From the FT;
'British Airways received a welcome lift on Tuesday when Standard & Poor's stopped short of cutting the struggling carrier's corporate credit rating to junk status.
The US credit rating agency said it would keep the rating at BBB-, just one notch above the top speculative grade and remove the company from its watch list, although it said the outlook remained negative.
The decision followed an in-depth review of BA's Future Size and Shape strategy announced in early February. It contrasts sharply with S&P's warning immediately after the strategic plan was unveiled that it was preparing to relegate the rating to junk.
S&P expressed strong misgivings at the time, describing the plan as "highly challenging". Bob Ukiah, an analyst at S&P, said on Tuesday his concerns had diminished after spending several weeks going over the details with the company.
"Having really thought it through and got close to the plan, we think it is achieveable."
BA, which is heading for its biggest loss since privatisation 15 years ago, is planning to cut a further 5,800 jobs and is seeking to cut costs by £650m within two years.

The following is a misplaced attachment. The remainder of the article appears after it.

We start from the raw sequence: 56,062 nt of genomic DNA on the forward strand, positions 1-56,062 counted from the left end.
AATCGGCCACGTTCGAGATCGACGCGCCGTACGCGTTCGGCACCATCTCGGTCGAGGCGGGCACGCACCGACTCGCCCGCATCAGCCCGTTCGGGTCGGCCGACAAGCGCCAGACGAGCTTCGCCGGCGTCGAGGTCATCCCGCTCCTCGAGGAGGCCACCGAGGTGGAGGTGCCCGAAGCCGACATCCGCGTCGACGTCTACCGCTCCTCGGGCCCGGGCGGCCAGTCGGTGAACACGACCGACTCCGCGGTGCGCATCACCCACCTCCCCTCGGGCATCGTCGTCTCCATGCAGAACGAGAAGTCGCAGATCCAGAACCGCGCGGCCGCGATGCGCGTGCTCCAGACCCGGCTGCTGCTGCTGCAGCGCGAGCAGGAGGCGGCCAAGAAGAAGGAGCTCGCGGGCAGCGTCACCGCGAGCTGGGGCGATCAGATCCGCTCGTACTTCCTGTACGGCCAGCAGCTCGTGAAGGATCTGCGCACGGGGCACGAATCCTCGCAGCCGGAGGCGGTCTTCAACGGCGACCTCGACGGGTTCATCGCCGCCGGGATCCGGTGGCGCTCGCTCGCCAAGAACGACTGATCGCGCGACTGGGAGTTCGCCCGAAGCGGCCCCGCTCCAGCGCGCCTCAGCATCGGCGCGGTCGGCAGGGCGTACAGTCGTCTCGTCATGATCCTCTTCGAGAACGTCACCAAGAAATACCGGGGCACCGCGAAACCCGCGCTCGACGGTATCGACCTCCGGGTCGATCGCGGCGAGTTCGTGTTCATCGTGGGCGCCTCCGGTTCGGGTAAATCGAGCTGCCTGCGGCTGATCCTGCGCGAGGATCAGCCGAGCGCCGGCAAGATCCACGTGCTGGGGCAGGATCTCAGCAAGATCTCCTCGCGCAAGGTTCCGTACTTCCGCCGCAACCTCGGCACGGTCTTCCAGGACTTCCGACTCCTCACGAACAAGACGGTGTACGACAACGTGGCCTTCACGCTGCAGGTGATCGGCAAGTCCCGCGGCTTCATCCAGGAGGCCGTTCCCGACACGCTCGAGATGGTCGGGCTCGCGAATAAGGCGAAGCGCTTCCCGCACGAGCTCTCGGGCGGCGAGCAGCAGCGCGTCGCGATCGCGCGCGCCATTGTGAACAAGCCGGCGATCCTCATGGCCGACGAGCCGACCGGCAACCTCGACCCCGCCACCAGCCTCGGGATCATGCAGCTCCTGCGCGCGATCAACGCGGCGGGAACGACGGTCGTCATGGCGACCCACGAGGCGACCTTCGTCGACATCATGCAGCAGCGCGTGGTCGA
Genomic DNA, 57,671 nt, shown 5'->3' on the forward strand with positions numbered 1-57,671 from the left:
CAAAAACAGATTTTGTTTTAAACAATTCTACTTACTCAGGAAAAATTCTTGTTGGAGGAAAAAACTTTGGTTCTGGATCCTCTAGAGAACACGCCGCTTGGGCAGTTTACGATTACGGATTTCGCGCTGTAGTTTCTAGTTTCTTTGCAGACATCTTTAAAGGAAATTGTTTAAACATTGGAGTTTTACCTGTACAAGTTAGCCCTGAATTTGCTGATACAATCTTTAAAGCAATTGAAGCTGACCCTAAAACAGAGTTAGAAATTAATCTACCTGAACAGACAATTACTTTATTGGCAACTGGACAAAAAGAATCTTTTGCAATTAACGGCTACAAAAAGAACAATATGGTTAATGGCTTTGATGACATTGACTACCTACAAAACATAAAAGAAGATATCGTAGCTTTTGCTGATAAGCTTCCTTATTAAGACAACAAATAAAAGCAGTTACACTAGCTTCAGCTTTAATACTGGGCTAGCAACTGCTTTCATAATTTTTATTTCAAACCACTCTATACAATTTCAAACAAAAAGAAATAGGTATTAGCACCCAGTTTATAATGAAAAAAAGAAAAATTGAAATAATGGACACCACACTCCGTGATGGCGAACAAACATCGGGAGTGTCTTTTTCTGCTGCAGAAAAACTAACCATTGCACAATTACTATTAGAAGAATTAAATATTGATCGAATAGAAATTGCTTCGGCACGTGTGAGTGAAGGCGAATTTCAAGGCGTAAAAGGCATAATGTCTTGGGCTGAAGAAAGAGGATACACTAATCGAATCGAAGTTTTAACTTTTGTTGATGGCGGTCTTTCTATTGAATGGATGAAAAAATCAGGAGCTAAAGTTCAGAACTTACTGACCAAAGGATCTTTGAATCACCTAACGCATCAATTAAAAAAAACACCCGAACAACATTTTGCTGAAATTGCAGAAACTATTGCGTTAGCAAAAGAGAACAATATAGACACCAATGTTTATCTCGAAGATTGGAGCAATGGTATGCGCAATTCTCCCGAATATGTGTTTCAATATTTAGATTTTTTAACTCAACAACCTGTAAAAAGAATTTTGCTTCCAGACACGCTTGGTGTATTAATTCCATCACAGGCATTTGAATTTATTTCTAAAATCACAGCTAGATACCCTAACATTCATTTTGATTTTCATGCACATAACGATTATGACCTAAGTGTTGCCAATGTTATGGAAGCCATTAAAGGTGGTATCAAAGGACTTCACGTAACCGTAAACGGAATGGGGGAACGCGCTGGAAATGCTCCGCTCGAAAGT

S&P's decision to leave the corporate rating unchanged will give a timely lift to management, after the City's initial lukewarm reception to the strategy.
Andrew Light, at Schroder Salomon Smith Barney, said his one remaining concern was the reaction of unions to the job losses, amid signs that traffic was now recovering.
"On paper I agree with everything BA is doing. It looks good," he said. He calculated that BA, which is sharply reducing its capital expenditure, can cut net debt from £6.5bn to £4.5bn by March 2005.
Mr Ukiah said the combination of the cost-cutting and the recovery in traffic and fares would help the company move "towards" its operating margin target of 10 per cent.
S&P placed BA on its watch list at the end of November, when it downgraded the senior unsecured debt to junk status.
The City will be watching closely what Moody's does next, after it downgraded BA's unsecured debt to junk status in December.'